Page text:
The results show that most patients with NS and lymphatic disease have CCLA, and it is probable that CCLA is present in all patient with NS, presenting merely with lymphedema, or without sensing lymphatic symptoms at all.

Pathogenic variants in MDFIC cause recessive central conducting lymphatic anomaly with lymphedema

It is determined that MDFIC controls collective cell migration, an important early event during the formation of lymphatic vessel valves, by regulating integrin β1 activation and the interaction between lymphatic endothelial cells and their surrounding extracellular matrix.

New and Emerging Targeted Therapies for Vascular Malformations

Vascular malformations are inborn errors of vascular morphogenesis and consist of localized networks of abnormal blood and/or lymphatic vessels with weak endothelial cell proliferation. They have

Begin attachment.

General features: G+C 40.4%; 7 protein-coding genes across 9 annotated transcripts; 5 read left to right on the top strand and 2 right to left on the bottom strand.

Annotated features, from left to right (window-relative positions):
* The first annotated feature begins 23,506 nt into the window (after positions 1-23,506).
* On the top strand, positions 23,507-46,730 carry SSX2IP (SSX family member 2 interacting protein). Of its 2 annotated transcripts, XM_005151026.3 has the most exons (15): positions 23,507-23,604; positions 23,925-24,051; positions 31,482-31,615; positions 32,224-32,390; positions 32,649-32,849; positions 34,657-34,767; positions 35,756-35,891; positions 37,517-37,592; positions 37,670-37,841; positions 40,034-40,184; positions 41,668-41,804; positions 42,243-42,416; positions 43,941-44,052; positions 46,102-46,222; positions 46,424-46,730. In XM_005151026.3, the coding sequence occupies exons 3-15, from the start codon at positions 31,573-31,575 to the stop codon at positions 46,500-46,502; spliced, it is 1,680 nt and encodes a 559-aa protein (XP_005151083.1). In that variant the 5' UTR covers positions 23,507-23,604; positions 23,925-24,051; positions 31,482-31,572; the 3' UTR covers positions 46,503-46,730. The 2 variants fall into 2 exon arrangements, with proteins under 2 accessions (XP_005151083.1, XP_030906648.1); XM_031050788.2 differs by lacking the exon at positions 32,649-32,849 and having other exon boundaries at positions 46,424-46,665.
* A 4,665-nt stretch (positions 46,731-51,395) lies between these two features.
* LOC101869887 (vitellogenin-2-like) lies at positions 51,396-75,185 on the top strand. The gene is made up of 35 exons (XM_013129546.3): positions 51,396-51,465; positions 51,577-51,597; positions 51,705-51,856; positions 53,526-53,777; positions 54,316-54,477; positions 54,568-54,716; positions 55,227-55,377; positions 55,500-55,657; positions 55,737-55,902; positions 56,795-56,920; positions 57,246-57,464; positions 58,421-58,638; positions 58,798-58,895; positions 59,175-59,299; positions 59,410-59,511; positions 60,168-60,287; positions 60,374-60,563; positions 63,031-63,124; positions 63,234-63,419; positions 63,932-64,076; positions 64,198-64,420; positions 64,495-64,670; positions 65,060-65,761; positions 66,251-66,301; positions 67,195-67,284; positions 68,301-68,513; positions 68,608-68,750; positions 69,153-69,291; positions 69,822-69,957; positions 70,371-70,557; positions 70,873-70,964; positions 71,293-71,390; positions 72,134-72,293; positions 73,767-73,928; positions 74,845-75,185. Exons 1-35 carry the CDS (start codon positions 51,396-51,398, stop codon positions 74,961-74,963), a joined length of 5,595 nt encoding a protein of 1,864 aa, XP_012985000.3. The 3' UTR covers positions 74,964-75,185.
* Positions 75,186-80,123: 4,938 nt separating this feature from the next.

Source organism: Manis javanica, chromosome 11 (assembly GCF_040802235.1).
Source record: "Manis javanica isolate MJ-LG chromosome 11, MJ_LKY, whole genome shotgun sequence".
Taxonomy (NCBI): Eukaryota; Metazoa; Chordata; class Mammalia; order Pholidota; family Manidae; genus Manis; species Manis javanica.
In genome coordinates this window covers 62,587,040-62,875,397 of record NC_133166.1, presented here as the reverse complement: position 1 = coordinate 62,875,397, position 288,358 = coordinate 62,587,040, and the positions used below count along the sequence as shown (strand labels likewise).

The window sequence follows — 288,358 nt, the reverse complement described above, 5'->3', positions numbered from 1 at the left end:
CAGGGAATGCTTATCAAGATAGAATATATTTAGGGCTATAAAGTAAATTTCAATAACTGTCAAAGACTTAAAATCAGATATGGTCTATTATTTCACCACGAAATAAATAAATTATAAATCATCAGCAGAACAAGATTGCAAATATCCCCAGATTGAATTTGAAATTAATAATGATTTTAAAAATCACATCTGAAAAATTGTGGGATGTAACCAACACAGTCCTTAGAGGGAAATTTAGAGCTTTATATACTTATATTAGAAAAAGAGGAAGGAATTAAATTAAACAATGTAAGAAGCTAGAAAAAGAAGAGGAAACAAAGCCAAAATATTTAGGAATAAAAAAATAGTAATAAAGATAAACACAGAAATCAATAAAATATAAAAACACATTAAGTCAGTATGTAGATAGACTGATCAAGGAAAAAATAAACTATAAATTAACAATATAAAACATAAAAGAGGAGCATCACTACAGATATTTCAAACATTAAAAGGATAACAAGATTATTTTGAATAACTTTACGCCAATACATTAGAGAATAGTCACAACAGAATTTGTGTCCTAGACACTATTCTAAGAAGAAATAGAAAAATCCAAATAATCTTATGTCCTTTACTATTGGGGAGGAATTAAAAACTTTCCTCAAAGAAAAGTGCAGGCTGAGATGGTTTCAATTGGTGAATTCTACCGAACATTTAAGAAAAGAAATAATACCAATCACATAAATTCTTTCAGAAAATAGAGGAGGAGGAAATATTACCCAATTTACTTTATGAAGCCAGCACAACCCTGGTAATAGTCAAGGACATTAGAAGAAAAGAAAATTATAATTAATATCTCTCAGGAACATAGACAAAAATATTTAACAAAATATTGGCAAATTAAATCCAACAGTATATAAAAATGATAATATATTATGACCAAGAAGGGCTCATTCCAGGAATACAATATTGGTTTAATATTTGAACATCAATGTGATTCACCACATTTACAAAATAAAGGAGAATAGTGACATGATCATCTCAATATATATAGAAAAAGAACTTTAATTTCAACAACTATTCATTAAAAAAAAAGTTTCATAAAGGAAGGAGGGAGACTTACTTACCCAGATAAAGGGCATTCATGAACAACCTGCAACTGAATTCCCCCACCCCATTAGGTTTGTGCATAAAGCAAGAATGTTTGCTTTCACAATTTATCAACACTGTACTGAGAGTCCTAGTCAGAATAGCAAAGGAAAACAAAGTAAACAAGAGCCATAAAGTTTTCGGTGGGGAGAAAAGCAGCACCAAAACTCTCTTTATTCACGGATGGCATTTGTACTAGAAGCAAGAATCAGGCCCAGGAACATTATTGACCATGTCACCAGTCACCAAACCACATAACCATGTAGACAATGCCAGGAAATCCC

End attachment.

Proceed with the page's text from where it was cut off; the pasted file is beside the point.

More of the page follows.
Kaposiform lymphangiomatosis effectively treated with MEK inhibition

It is reported for the first time a causative mutation in the CBL gene in a patient with KLA, successfully treated with Ras pathway inhibition.

Variants of SOS2 are a rare cause of Noonan syndrome with particular predisposition for lymphatic complications

It is concluded that SOS2 -related Noonan syndrome is associated with a particularly high risk of lymphatic complications that may have a significant impact on morbidity and quality of life.



Somatic NRAS mutation in patient with generalized lymphatic anomaly

This work isolated lymphangiomatosis endothelial cells from GLA tissue and identified a somatic mutation in NRAS, which is characterized by high proliferation and survival rates, but displayed impaired capacities for migration and tube formation.